There are various sensory contribution factors that support productive learning.  What is the best way for a teacher to familiarize themselves with their students' sensory needs, so that as a...

There are various sensory contribution factors that support productive learning.  What is the best way for a teacher to familiarize themselves with their students' sensory needs, so that as a teacher you implement appropriate sensory integration with lesson content?

Expert Answers
caledon eNotes educator| Certified Educator

"Sensory contribution and integration" sounds like a pretty intuitive concept, but I can conceive of a number of ways of approaching and defining it, ranging from cultural to neuroscientific. I'm going to approach it in terms of contribution to the learning environment, i.e. things that contribute to learning and things that distract from it. In order to recognize a student's sensory needs, a teacher should be at minimum familiar with these elements.

Some common-sense features that support learning include;

  • Visibility. Written material in particular should always be clearly visible. In practice I have found that this not only includes writing in large and legible handwriting, but in avoiding things like light-green markers, which don't have a very high contrast value and can be virtually impossible to read. Nuances like this are revealed through experience. I have also found it best to avoid direct light on a whiteboard or screen, as the glare can prevent some students from seeing it.
  • Personal Space. The class should be relatively easy to move around in. Students should not be in uncomfortable seating positions, such as having to turn their heads or bodies to look at the board. The teacher should also be able to physically access each seating location easily.
  • Noise. This is probably the element with the widest range of effect, both good and bad. Supportive noise elements involve a clear understanding of the language, tone and volume to be used inside the classroom.

Some detracting sensory factors include;

  • Personal Medical Issues. Do your best to look into each student's records and familiarize yourself with the student's individual needs. Some students are reluctant to admit or discuss a condition, and will attempt to avoid accommodations for it.
  • Uncontrollable Environment. A few days ago I was working in a classroom that was across the street from a loud construction area. Quiet individual work was not realistic under these conditions, so we did conversational group work instead.
  • Language. While not exactly a sensory issue, there is some overlap.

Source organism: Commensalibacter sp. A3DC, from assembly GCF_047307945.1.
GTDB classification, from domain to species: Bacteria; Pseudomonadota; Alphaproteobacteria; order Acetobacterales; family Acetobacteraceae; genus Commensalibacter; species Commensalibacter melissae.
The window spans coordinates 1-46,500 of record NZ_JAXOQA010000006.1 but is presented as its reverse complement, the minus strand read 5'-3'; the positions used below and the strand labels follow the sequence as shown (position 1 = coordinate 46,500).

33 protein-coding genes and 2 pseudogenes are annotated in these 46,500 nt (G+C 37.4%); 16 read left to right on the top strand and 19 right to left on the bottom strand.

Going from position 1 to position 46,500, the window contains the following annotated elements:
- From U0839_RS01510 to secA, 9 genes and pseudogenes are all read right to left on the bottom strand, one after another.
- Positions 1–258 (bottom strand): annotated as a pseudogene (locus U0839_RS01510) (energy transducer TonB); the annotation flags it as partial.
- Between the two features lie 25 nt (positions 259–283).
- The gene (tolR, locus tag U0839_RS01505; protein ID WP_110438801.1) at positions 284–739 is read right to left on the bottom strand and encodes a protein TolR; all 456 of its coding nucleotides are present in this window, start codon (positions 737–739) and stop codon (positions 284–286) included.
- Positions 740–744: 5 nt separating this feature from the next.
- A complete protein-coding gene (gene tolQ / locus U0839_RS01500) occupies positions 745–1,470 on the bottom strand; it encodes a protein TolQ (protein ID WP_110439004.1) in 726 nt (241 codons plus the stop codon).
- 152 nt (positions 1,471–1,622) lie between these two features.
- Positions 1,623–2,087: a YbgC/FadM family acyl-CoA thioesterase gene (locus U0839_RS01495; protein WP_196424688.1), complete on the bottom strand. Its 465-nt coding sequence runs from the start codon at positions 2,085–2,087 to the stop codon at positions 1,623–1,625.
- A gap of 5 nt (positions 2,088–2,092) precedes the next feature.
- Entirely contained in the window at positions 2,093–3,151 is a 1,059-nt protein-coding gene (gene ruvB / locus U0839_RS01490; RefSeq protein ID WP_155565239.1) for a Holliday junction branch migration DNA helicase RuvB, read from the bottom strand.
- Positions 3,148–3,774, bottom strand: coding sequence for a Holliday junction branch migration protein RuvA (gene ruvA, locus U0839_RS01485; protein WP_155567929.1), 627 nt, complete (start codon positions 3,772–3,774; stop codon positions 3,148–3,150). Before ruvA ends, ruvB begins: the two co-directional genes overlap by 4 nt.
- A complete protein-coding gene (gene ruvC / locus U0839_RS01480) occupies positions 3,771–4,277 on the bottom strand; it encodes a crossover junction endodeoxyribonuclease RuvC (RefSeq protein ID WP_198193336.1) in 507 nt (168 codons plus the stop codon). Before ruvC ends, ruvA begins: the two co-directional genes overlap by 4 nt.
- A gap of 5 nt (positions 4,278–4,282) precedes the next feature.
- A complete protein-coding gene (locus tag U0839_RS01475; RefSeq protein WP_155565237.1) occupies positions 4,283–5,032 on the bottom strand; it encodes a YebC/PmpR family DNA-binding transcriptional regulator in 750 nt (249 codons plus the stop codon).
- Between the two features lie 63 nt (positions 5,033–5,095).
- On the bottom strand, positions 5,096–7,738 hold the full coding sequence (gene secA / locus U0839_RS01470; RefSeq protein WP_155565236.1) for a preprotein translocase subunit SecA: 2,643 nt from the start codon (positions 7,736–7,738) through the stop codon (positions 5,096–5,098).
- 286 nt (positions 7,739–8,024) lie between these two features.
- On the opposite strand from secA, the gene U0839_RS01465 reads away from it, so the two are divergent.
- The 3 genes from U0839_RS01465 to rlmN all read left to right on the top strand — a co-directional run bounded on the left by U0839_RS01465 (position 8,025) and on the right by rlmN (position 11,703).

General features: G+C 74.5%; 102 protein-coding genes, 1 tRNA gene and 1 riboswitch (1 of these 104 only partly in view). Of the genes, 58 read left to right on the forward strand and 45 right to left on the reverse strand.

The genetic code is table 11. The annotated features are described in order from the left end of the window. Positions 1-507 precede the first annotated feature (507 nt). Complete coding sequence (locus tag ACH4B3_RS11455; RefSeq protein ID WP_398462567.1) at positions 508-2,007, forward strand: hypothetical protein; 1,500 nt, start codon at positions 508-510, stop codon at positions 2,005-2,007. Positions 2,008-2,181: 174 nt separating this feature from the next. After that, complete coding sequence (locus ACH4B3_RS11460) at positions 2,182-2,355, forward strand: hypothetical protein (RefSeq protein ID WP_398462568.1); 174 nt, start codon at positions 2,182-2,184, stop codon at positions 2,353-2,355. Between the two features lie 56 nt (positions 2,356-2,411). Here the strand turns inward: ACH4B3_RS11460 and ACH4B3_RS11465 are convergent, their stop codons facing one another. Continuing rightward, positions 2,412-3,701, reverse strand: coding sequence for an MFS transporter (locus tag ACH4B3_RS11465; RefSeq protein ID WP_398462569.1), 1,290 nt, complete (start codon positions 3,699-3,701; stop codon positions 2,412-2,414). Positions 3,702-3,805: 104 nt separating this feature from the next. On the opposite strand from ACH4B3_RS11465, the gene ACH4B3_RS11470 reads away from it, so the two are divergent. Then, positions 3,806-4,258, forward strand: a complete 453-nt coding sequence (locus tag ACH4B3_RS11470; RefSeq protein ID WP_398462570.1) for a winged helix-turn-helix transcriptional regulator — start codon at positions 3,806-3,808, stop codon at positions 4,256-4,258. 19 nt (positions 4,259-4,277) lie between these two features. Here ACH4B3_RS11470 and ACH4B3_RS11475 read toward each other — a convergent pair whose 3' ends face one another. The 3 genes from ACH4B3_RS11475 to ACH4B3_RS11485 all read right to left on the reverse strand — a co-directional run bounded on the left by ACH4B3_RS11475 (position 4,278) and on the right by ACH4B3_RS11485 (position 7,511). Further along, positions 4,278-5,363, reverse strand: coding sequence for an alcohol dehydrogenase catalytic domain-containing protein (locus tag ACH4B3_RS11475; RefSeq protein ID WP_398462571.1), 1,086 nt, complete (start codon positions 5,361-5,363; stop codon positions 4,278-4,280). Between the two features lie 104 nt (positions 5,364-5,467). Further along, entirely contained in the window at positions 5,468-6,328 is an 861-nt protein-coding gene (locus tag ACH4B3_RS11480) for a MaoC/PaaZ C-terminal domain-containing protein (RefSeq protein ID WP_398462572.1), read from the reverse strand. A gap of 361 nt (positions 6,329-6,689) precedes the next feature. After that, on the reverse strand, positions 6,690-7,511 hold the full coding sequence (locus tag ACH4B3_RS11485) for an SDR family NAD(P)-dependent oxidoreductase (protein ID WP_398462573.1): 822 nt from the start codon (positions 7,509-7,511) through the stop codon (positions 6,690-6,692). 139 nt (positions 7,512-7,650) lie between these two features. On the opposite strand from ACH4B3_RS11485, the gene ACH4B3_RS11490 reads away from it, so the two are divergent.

I think the best way for a teacher to familiarize themselves with their particular students is to walk around the room frequently. In my experience, some teachers tend to "hide" behind their desks, and I have personally experimented with both styles. I have found that walking around the room gives me greater insights into individual student behaviors, causes them to ask more questions, and gives some of them the courage to say or ask things that they would not bring up otherwise. This also gives me a better understanding of the ways that they work (or don't work) with other students, and adjusting seating charts appropriately to minimize physical and conversational distractions.

lg3746423 eNotes educator| Certified Educator

I think there are two ways to look at this question: from a perspective of a student with a disability and a student without one. Students without disabilities should be able to answer basic questions about their habitat when they're in the classroom and what makes them comfortable: do they like overhead lighting or lamps? Do they prefer a room to be warm or cool? Do they study best with music or in silence? However, for a student with a disability, their sensory needs are quite different, and need to be studied and examined to find out how to best meet their needs. A great first step for students with disabilities is to read their IEP; this should have a functional level of performance included with their academic information. When possible, allow the students to have preferences about where they sit and how they are required to interact with their surroundings. Some students may prefer to sit in the back of the room and squeeze a ball, not maintaining eye contact or taking notes, but are able to absorb most of what's being said because they're in a comfortable environment that's conducive to their learning style. A learning preference assessment is also helpful for the students to fill out, as well as the parents, if possible.